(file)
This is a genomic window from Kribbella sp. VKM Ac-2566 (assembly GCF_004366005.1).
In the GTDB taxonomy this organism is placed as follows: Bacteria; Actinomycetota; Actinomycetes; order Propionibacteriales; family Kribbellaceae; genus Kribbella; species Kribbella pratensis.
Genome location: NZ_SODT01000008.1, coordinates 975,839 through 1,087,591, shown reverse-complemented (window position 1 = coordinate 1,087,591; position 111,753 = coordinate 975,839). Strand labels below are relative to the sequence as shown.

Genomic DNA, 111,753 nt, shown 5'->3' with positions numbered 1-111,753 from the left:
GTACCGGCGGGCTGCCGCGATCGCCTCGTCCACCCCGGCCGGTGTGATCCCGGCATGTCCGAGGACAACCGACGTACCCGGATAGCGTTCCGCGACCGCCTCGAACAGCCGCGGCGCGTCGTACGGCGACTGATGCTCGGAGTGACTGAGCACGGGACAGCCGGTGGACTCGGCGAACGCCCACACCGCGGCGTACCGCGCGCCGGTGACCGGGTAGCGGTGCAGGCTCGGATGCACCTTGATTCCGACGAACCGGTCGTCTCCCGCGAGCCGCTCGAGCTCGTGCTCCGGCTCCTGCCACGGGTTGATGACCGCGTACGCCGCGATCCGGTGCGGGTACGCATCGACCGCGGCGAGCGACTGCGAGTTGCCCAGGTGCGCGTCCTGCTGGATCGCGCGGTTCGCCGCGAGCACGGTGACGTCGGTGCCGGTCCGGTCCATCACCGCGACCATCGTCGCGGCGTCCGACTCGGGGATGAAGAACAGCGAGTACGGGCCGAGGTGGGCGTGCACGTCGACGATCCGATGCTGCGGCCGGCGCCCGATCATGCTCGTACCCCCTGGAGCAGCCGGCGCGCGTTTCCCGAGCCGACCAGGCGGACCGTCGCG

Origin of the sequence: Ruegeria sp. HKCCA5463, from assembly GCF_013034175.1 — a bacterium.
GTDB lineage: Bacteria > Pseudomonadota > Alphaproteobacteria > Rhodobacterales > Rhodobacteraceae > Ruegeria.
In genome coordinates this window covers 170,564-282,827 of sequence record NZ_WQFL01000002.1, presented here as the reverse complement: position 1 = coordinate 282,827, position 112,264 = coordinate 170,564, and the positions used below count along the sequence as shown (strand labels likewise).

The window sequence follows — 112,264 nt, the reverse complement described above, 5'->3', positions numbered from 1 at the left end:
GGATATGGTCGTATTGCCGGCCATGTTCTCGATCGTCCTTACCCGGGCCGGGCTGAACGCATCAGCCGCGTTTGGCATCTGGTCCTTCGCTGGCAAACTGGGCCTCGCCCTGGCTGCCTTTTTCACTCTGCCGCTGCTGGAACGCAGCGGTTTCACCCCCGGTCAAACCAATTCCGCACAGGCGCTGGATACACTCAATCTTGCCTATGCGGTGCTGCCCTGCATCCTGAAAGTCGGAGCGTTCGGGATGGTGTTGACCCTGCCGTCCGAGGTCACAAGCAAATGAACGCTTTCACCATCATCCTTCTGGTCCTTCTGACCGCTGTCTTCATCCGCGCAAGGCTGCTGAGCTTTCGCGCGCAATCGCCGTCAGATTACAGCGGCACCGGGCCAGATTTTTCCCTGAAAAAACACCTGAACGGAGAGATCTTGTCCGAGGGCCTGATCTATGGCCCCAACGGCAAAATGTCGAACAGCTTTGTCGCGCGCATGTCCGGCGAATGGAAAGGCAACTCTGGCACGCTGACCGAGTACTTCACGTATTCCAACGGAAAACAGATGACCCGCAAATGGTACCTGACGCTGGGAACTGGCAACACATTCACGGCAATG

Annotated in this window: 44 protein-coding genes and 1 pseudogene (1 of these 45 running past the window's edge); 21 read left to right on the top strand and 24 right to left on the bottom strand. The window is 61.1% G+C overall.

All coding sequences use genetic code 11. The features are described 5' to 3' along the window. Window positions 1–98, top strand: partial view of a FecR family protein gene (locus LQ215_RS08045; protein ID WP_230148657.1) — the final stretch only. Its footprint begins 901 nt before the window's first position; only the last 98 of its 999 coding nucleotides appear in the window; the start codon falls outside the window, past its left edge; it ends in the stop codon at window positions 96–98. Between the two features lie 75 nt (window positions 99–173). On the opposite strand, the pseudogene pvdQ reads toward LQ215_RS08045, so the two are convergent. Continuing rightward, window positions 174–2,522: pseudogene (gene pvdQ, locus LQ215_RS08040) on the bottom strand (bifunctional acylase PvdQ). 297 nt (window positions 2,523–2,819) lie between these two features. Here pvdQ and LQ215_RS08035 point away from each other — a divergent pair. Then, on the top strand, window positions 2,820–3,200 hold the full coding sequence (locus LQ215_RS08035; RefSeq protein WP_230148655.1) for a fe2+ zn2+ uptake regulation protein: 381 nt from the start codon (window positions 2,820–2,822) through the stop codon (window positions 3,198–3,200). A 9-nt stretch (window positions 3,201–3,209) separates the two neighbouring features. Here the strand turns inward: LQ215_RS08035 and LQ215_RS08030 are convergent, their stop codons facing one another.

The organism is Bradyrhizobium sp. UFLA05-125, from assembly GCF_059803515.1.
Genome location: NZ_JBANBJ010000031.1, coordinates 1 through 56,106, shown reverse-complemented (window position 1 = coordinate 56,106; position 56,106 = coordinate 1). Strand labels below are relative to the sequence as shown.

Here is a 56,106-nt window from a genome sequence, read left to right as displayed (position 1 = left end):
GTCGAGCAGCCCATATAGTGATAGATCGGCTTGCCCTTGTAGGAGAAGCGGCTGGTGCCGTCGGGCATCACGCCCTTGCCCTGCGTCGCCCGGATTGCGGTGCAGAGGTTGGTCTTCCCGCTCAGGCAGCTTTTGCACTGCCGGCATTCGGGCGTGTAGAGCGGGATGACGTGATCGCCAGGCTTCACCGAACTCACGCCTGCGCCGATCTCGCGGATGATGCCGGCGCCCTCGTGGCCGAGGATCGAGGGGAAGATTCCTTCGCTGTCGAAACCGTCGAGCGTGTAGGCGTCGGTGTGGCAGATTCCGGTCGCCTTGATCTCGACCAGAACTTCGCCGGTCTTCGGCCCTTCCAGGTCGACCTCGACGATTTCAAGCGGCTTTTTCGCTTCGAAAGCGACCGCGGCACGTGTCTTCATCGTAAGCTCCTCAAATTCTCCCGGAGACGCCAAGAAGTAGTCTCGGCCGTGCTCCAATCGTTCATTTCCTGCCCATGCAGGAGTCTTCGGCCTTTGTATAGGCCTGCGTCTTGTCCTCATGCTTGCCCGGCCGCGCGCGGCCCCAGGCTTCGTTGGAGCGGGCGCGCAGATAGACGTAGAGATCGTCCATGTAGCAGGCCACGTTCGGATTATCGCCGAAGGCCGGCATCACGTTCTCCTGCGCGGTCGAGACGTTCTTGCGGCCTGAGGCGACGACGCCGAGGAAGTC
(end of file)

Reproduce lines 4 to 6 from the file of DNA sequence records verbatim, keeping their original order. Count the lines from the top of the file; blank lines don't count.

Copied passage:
Genomic DNA, 111,753 nt, shown 5'->3' with positions numbered 1-111,753 from the left:
GTACCGGCGGGCTGCCGCGATCGCCTCGTCCACCCCGGCCGGTGTGATCCCGGCATGTCCGAGGACAACCGACGTACCCGGATAGCGTTCCGCGACCGCCTCGAACAGCCGCGGCGCGTCGTACGGCGACTGATGCTCGGAGTGACTGAGCACGGGACAGCCGGTGGACTCGGCGAACGCCCACACCGCGGCGTACCGCGCGCCGGTGACCGGGTAGCGGTGCAGGCTCGGATGCACCTTGATTCCGACGAACCGGTCGTCTCCCGCGAGCCGCTCGAGCTCGTGCTCCGGCTCCTGCCACGGGTTGATGACCGCGTACGCCGCGATCCGGTGCGGGTACGCATCGACCGCGGCGAGCGACTGCGAGTTGCCCAGGTGCGCGTCCTGCTGGATCGCGCGGTTCGCCGCGAGCACGGTGACGTCGGTGCCGGTCCGGTCCATCACCGCGACCATCGTCGCGGCGTCCGACTCGGGGATGAAGAACAGCGAGTACGGGCCGAGGTGGGCGTGCACGTCGACGATCCGATGCTGCGGCCGGCGCCCGATCATGCTCGTACCCCCTGGAGCAGCCGGCGCGCGTTTCCCGAGCCGACCAGGCGGACCGTCGCG

Origin of the sequence: Ruegeria sp. HKCCA5463, from assembly GCF_013034175.1 — a bacterium.